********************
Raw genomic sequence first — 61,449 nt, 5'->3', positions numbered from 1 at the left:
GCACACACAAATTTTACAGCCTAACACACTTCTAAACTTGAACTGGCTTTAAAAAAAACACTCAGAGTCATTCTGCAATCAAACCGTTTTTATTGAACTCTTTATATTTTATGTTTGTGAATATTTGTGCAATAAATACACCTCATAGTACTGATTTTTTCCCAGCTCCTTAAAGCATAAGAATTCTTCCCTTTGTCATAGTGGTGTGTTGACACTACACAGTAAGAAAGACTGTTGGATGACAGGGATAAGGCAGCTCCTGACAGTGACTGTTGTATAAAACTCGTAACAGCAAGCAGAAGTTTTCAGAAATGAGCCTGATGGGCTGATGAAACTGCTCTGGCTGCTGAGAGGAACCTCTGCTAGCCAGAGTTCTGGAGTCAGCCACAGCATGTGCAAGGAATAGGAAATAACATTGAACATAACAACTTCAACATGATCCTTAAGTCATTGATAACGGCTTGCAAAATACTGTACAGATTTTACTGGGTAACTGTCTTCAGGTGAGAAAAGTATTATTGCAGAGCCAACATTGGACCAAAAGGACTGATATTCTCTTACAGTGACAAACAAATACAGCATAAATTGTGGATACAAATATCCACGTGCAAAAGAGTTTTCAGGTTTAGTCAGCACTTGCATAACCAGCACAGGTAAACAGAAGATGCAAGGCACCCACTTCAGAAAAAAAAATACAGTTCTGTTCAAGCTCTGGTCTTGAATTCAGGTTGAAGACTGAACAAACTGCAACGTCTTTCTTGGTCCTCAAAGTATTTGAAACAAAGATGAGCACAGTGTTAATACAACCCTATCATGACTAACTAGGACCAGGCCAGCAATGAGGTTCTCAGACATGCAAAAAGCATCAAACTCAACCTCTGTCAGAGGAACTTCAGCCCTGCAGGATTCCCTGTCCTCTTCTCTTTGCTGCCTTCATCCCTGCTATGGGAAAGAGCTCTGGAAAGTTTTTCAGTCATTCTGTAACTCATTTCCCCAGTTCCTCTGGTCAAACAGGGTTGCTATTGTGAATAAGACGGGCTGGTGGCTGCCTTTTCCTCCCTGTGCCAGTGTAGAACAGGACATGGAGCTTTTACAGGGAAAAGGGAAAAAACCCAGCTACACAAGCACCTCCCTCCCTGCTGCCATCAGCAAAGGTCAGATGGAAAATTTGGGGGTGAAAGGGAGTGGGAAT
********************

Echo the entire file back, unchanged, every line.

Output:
Raw genomic sequence first — 61,449 nt, 5'->3', positions numbered from 1 at the left:
GCACACACAAATTTTACAGCCTAACACACTTCTAAACTTGAACTGGCTTTAAAAAAAACACTCAGAGTCATTCTGCAATCAAACCGTTTTTATTGAACTCTTTATATTTTATGTTTGTGAATATTTGTGCAATAAATACACCTCATAGTACTGATTTTTTCCCAGCTCCTTAAAGCATAAGAATTCTTCCCTTTGTCATAGTGGTGTGTTGACACTACACAGTAAGAAAGACTGTTGGATGACAGGGATAAGGCAGCTCCTGACAGTGACTGTTGTATAAAACTCGTAACAGCAAGCAGAAGTTTTCAGAAATGAGCCTGATGGGCTGATGAAACTGCTCTGGCTGCTGAGAGGAACCTCTGCTAGCCAGAGTTCTGGAGTCAGCCACAGCATGTGCAAGGAATAGGAAATAACATTGAACATAACAACTTCAACATGATCCTTAAGTCATTGATAACGGCTTGCAAAATACTGTACAGATTTTACTGGGTAACTGTCTTCAGGTGAGAAAAGTATTATTGCAGAGCCAACATTGGACCAAAAGGACTGATATTCTCTTACAGTGACAAACAAATACAGCATAAATTGTGGATACAAATATCCACGTGCAAAAGAGTTTTCAGGTTTAGTCAGCACTTGCATAACCAGCACAGGTAAACAGAAGATGCAAGGCACCCACTTCAGAAAAAAAAATACAGTTCTGTTCAAGCTCTGGTCTTGAATTCAGGTTGAAGACTGAACAAACTGCAACGTCTTTCTTGGTCCTCAAAGTATTTGAAACAAAGATGAGCACAGTGTTAATACAACCCTATCATGACTAACTAGGACCAGGCCAGCAATGAGGTTCTCAGACATGCAAAAAGCATCAAACTCAACCTCTGTCAGAGGAACTTCAGCCCTGCAGGATTCCCTGTCCTCTTCTCTTTGCTGCCTTCATCCCTGCTATGGGAAAGAGCTCTGGAAAGTTTTTCAGTCATTCTGTAACTCATTTCCCCAGTTCCTCTGGTCAAACAGGGTTGCTATTGTGAATAAGACGGGCTGGTGGCTGCCTTTTCCTCCCTGTGCCAGTGTAGAACAGGACATGGAGCTTTTACAGGGAAAAGGGAAAAAACCCAGCTACACAAGCACCTCCCTCCCTGCTGCCATCAGCAAAGGTCAGATGGAAAATTTGGGGGTGAAAGGGAGTGGGAAT